Hyperkalaemia is a frequent electrolyte disorder, particularly in patients with chronic kidney disease (CKD), and seen especially with the use of drugs that inhibit the renin-angiotensin-aldosterone system. Hyperkalaemia is commonly treated with sodium polystyrene sulfonate (SPS), an ion exchange resin which binds potassium by exchanging it for sodium in the intestines [1]. Concerns have been recently raised regarding the safety of the drug: numerous cases of gastrointestinal adverse events, including necrosis and intestinal perforation, have been reported with the use of SPS, in particular if administered with sorbitol [2].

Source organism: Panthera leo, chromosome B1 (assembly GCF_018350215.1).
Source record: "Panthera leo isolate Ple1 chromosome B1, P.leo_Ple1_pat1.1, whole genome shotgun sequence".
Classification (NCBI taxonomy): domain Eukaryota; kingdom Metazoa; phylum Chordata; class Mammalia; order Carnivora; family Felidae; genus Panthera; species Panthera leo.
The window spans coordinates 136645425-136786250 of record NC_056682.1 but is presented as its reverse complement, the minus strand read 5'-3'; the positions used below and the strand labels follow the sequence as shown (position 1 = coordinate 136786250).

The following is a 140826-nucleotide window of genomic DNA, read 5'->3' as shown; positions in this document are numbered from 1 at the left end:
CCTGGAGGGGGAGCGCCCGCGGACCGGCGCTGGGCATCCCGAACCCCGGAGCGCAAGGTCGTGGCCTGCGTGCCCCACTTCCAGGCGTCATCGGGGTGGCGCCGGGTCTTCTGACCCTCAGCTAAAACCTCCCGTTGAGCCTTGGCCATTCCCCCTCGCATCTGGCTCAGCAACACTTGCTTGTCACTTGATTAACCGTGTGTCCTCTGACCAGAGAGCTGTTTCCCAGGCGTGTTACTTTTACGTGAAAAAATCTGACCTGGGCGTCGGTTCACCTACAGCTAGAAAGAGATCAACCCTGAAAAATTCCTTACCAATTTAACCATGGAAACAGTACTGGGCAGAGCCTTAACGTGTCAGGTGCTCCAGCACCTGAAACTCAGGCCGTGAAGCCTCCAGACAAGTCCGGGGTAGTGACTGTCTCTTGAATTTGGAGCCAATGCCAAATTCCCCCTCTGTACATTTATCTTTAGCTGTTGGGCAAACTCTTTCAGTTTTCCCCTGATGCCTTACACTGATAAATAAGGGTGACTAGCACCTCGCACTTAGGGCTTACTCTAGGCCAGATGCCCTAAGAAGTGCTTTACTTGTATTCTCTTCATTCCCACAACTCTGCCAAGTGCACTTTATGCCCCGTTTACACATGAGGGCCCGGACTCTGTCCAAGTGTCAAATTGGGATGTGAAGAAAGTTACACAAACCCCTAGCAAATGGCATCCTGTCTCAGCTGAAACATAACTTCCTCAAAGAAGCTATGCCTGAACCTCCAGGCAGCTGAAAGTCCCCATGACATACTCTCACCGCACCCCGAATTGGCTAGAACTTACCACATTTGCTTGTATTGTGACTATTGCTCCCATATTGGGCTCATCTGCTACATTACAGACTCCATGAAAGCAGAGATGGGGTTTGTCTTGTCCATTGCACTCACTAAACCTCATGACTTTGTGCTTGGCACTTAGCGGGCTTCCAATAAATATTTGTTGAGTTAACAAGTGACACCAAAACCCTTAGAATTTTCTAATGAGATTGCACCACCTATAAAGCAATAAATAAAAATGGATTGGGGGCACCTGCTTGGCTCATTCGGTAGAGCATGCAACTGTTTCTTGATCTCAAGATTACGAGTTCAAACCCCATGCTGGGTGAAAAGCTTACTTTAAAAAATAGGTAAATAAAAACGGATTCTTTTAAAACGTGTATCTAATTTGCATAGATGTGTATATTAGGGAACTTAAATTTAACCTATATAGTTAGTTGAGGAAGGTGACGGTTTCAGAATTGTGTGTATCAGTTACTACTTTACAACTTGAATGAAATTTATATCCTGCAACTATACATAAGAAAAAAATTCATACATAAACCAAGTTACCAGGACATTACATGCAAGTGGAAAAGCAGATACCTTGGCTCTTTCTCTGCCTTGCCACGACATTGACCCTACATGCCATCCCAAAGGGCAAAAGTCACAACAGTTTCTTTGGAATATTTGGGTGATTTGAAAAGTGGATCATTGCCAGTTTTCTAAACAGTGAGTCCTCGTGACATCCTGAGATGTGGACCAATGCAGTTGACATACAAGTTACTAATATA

A 64-year-old man presented with abdominal pain and acute rectorrhagia. He had chronic uraemia (which had been treated for 2 years with haemodialysis), type 2 diabetes mellitus complicated by diabetic nephropathy, a previous ischaemic stroke, high blood pressure and chronic obstructive pulmonary disease. Before starting haemodialysis, the patient had undergone peritoneal dialysis for 12 months. He frequently took senna to treat constipation. In the 3 months before hospitalization, he had taken 30 g/day SPS by mouth for 2 days each week during the long interdialytic interval (from Friday to Monday or from Saturday to Tuesday) for persistent pre-dialysis hyperkalaemia (values of 6.5–8.0 mEq/l). At admission, the patient was hypotensive (blood pressure 100/50 mmHg), tachycardic (heart rate 120/min), and had low haemoglobin (7.5 g/dl) and so received three bags of concentrated red blood cells. He underwent colonoscopy, which revealed ulcerated mucosa of the caecum and ascending colon, an undamaged rectum and rectal varicose prominences, suggesting non-specific colitis. The biopsy and histological examination revealed exudative inflammation of the intestinal mucosa. Biopsy specimens from the caecum and the left flexure showed signs of partially healed ischaemic colitis. Sharply demarcated, segmental ulcers, lightly distorted crypts with mucus depletion, and fibrosis in the lamina propria accompanied by a mixed inflammatory infiltrate with lymphocytes, plasma cells and some neutrophils, were seen. Crystals attributable to SPS were present. The findings were consistent with iatrogenic alterations due to SPS (Fig. 1). On the basis of the histological report, SPS was suspended and mesalazine was prescribed.